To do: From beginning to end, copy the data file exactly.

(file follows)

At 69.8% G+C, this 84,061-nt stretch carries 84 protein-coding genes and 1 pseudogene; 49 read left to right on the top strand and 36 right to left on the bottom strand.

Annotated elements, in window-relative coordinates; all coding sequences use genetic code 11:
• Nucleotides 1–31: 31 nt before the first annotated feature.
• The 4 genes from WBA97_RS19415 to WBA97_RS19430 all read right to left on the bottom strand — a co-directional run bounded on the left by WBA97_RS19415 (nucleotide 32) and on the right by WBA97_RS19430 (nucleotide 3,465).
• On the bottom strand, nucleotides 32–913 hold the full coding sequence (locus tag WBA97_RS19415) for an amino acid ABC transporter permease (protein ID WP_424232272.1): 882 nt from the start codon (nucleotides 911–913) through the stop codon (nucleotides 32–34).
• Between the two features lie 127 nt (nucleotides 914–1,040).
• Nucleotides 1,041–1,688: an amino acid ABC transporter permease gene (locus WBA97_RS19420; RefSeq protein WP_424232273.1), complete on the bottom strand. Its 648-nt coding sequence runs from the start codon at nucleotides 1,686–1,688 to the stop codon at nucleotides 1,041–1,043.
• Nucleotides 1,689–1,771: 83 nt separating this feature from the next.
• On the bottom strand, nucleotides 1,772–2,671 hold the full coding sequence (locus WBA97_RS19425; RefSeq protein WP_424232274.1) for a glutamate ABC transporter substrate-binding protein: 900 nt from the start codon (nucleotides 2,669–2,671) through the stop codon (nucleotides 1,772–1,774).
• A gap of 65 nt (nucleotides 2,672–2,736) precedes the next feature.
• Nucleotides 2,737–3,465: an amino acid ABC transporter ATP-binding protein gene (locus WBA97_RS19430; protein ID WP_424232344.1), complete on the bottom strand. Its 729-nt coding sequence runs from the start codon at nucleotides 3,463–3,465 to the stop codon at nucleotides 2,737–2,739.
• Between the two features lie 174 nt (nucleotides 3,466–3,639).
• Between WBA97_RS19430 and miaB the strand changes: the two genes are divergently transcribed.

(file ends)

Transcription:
At 69.8% G+C, this 84,061-nt stretch carries 84 protein-coding genes and 1 pseudogene; 49 read left to right on the top strand and 36 right to left on the bottom strand.

Annotated elements, in window-relative coordinates; all coding sequences use genetic code 11:
• Nucleotides 1–31: 31 nt before the first annotated feature.
• The 4 genes from WBA97_RS19415 to WBA97_RS19430 all read right to left on the bottom strand — a co-directional run bounded on the left by WBA97_RS19415 (nucleotide 32) and on the right by WBA97_RS19430 (nucleotide 3,465).
• On the bottom strand, nucleotides 32–913 hold the full coding sequence (locus tag WBA97_RS19415) for an amino acid ABC transporter permease (protein ID WP_424232272.1): 882 nt from the start codon (nucleotides 911–913) through the stop codon (nucleotides 32–34).
• Between the two features lie 127 nt (nucleotides 914–1,040).
• Nucleotides 1,041–1,688: an amino acid ABC transporter permease gene (locus WBA97_RS19420; RefSeq protein WP_424232273.1), complete on the bottom strand. Its 648-nt coding sequence runs from the start codon at nucleotides 1,686–1,688 to the stop codon at nucleotides 1,041–1,043.
• Nucleotides 1,689–1,771: 83 nt separating this feature from the next.
• On the bottom strand, nucleotides 1,772–2,671 hold the full coding sequence (locus WBA97_RS19425; RefSeq protein WP_424232274.1) for a glutamate ABC transporter substrate-binding protein: 900 nt from the start codon (nucleotides 2,669–2,671) through the stop codon (nucleotides 1,772–1,774).
• A gap of 65 nt (nucleotides 2,672–2,736) precedes the next feature.
• Nucleotides 2,737–3,465: an amino acid ABC transporter ATP-binding protein gene (locus WBA97_RS19430; protein ID WP_424232344.1), complete on the bottom strand. Its 729-nt coding sequence runs from the start codon at nucleotides 3,463–3,465 to the stop codon at nucleotides 2,737–2,739.
• Between the two features lie 174 nt (nucleotides 3,466–3,639).
• Between WBA97_RS19430 and miaB the strand changes: the two genes are divergently transcribed.